Romney's key ingredient
Ann Romney's personal touch has become an integral part of her husband's campaign.
By JENNIFER LIBERTO, Times Staff Writer
Published November 21, 2007
Ann Romney, wife of presidential candidate Mitt Romney, shares her cooking skills with supporters Tuesday morning in St. Petersburg during a campaign stop. Such solo stops have become more common for Mrs. Romney.
[Scott Keeler | Times]
Presidential hopeful Mitt Romney has been married to Ann Romney nearly 40 years.
ST. PETERSBURG - Ann Romney has never given a political speech while cooking before, but she's clearly a natural in the kitchen.
While chatting about her "monkey bread" recipe, she never garbles a word, never says "ummm," never leaves an uncomfortable pause, all of which she does sometimes while making a political pitch for her husband, Mitt Romney, and his views on immigration or balancing budgets.
While talking politics, Ann Romney, 58, unconsciously starts stacking dirty dishes, even though it's a borrowed kitchen that will get cleaned long after she drives off to fly home to Boston.
"Who cares about politics, I'm going to talk about rolls," said the mother of five boys, the kind of mother who owns her own wheat grinder to make whole-wheat bread. (An 11th grandchild is scheduled to be born today in San Diego. She'll meet the baby Dec. 3.)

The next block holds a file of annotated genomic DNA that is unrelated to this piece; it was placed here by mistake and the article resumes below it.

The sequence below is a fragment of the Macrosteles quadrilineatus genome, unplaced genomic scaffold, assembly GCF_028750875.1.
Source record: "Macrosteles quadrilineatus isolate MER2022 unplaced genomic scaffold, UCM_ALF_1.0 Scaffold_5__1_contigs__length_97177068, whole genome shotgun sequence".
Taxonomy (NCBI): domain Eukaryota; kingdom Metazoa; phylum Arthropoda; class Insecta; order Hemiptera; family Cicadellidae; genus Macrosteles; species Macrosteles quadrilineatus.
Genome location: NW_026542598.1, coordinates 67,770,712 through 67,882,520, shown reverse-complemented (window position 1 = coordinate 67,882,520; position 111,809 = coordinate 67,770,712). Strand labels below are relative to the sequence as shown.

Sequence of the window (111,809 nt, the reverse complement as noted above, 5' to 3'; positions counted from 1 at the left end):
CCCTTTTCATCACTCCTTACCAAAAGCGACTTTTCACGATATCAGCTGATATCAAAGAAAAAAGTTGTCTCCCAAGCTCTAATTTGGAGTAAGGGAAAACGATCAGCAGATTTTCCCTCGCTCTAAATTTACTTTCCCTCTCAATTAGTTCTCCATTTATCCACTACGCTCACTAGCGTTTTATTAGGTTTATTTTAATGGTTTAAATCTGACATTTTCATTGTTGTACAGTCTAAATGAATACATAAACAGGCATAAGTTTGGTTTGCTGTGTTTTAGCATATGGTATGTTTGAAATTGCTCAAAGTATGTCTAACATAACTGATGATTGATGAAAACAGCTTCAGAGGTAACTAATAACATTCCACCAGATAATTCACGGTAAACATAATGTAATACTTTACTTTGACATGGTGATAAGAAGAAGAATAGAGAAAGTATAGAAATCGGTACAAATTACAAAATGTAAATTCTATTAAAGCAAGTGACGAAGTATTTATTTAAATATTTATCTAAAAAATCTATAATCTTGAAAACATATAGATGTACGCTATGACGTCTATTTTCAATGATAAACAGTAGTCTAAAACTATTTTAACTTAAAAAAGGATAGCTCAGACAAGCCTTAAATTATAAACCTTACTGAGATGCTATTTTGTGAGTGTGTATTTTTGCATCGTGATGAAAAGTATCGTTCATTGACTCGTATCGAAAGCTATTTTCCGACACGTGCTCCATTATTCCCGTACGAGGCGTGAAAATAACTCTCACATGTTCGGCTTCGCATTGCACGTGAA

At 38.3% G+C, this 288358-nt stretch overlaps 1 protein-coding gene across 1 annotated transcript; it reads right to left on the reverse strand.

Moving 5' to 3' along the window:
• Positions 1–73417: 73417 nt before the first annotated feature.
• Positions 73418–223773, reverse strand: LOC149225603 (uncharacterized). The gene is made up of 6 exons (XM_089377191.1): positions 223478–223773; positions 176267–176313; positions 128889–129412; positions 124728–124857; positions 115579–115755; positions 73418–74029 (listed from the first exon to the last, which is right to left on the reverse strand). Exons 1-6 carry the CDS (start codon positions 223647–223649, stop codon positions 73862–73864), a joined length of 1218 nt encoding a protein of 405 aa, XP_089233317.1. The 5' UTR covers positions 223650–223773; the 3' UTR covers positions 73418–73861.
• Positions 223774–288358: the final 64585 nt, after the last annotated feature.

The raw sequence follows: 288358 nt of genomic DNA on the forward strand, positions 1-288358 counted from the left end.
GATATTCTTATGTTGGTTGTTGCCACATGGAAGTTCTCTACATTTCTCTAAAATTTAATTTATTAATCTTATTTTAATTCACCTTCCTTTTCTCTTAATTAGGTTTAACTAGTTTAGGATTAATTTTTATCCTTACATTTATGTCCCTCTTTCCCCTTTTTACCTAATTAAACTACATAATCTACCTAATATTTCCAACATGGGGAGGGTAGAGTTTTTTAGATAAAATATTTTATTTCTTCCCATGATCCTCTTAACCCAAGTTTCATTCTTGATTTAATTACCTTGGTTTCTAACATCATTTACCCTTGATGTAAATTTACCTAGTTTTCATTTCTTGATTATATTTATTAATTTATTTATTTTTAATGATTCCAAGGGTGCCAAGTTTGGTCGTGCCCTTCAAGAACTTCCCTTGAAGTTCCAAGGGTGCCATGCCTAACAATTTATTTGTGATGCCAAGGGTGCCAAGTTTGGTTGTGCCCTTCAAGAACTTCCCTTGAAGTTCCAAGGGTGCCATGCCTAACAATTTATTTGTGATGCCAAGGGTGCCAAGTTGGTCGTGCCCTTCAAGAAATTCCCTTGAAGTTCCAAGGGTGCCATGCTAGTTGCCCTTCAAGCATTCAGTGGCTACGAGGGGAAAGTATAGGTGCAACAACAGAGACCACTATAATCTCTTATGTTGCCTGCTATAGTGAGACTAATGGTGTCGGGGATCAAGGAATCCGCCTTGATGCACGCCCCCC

Ann Romney's visit with 30 women in St. Petersburg's Old Northeast neighborhood on Tuesday capped off a four-day tour of Florida, campaigning on her husband's behalf. Such solo trips are becoming more common for Mrs. Romney.
In a campaign where candidate spouses have to compete with the likes of former President Bill Clinton and Elizabeth Edwards, Ann Romney is becoming a name in her own right. In her home state of Michigan, she draws big crowds. She has her own campaign Web site, which includes recipes, family stories and details about her struggle with multiple sclerosis, a chronic, incurable disease that attacks the nervous system. She has a book on the way called Faith in the Family.
And she's an integral part of her husband's campaign.